fbpx

Normal

The University is currently operating under normal conditions

Finding the light

Bronwyn White found her calling when a work study opportunity with the Center for Dramatic Arts taught her how to bring lighting to center stage.

Bronwyn sitting in a theater.

Bronwyn White spends most of her time at the Joan H. Gillings Center for Dramatic Art backstage, but her work is on display for all to see.

As a production assistant in the work-study program, the Carolina junior designs lighting for the Center for Dramatic Art, helps with set construction and runs the lighting board during Kenan Theater Company performances. White says lighting design was an obvious fit when she began her work-study position last year.

“I’m a very visual person, and I was immediately interested in the subtlety of lighting design and how much power that holds,” White says. “There’s something about being able to craft a mood and create a space, but to do it in a way where the audience is engaged with the show and not seeing all the components separately.”

There’s more to lighting design than simply putting a spotlight on an actor or bringing the lights up at intermission, and most people don’t notice the minute details designers like White put into the shows.

“We’re working with the director from the start to discuss what mood we want to achieve in each scene, and we draw sketches for inspiration and to determine if a set requires soft or warm lighting, or where we want to place harsh shadows,” White says. “We build the rigging for the lights and equipment and hang up to 100 pieces in different positions to achieve the right effects. Then we write out a list of cues and program each cue to hit at the right moment.”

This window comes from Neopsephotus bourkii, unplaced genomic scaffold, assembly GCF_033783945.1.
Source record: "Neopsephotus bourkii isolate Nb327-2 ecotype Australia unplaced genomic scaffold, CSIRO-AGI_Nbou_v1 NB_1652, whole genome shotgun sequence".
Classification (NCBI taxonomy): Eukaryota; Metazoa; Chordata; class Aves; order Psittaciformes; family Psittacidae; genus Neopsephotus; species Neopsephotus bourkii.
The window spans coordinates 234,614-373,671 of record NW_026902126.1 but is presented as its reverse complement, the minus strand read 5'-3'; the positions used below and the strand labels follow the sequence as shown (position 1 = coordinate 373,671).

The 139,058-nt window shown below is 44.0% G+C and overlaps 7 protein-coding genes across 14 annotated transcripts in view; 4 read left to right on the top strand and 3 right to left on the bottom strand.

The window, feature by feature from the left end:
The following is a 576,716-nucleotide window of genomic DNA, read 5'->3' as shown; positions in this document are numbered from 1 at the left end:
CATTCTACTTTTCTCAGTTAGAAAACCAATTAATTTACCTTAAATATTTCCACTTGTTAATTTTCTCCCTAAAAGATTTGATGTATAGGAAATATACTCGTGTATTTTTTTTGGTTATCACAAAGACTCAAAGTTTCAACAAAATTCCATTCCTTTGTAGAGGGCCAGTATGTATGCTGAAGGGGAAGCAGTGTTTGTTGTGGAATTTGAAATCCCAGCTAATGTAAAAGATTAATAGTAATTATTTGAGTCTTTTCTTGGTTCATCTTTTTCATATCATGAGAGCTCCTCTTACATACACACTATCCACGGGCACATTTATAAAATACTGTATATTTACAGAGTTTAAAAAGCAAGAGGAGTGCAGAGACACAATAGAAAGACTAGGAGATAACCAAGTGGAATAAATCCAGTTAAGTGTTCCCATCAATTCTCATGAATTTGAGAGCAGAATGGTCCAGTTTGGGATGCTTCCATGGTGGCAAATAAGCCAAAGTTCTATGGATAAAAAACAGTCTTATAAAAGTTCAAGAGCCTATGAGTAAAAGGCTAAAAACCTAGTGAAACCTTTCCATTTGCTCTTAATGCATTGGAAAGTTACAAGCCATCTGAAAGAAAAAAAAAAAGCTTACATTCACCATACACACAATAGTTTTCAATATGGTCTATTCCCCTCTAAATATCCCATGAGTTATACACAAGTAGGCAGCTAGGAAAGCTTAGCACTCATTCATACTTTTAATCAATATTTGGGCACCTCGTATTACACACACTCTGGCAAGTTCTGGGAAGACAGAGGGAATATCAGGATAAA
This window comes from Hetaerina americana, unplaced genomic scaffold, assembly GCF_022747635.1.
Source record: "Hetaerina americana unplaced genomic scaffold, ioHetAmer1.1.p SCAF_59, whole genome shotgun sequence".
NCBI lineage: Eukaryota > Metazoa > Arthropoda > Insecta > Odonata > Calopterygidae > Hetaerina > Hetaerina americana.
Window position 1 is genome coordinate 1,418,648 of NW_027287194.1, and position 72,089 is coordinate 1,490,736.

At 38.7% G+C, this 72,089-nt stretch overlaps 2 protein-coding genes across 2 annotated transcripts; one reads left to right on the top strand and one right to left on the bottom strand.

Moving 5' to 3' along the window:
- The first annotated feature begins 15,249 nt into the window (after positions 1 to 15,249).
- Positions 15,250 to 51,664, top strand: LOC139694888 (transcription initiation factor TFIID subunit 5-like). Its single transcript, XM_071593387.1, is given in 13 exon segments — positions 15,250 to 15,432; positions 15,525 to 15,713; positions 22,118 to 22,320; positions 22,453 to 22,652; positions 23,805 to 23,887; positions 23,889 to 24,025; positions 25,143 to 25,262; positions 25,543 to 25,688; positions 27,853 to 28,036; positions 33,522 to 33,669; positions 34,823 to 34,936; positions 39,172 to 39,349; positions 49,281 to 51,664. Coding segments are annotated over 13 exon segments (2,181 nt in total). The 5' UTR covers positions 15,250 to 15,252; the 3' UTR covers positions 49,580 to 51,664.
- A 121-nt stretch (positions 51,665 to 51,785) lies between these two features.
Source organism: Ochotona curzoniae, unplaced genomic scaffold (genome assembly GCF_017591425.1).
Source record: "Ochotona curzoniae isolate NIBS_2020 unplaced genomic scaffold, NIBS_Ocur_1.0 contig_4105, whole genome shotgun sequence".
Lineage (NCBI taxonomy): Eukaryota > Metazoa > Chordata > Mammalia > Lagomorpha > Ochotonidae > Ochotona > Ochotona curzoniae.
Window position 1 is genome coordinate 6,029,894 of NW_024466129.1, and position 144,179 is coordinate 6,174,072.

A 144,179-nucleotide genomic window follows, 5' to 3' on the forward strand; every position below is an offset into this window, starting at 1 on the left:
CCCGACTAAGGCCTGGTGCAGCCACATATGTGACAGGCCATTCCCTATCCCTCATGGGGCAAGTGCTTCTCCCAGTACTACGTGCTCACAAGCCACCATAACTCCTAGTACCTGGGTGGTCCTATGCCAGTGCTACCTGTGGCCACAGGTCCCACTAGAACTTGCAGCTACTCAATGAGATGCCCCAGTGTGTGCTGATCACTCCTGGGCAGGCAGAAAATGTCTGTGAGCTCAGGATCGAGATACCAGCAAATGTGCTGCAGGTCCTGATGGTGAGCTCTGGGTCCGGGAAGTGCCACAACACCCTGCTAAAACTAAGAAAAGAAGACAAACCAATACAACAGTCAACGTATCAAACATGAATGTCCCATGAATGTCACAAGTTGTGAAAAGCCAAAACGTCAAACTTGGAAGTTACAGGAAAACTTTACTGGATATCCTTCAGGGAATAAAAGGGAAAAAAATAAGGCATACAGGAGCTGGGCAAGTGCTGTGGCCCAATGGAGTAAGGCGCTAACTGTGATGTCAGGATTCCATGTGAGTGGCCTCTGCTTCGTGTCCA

Bronwyn White, a UNC junior and work-study student, helps assemble a stage in the Kenan Theatre at the Joan H. Gillings Center for Dramatic Art

Bronwyn White, a UNC junior and work-study student, helps assemble a stage in the Kenan Theatre at the Joan H. Gillings Center for Dramatic Art. (Johnny Andrews/UNC-Chapel Hill)

In addition to the experience White is gaining in lighting design, she’s also learning the hands-on process of building sets and coordinating with technical directors and actors.

“As a dramatic art major, I learn about lighting, design and stage construction in class, but my work-study gave me a glimpse into what it’s like in a professional setting, which was an important factor in my decision to pursue a career in the arts after graduation,” White says.

The knowledge that White is gaining through her work-study position is preparing her for her future career, and she says what she’s learned has encouraged her in pursuit of her goals.

“All the skills I’ve learned working with the Kenan Theater Company are transferable to a professional setting,” White says. “Once I graduate, I can pursue my career with the knowledge that I’ve done this kind of work before and have firsthand knowledge of how to run the lighting for a show. There aren’t many people breaking into the theater world who can begin with this much practical experience.”

After two years of participating in her work-study with the Center for Dramatic Art, White plans on continuing to learn her craft and enjoying her time in the theater.

“The value I’ve found in my work-study isn’t just what I’ve learned, but who I’ve been learning with,” White says. “All the students and professional directors I’ve worked with on the shows are great, and my supervisors have taught me so much. Everyone, including the other work-study students who are majoring in other subjects, is there because we all love theater and creating shows.”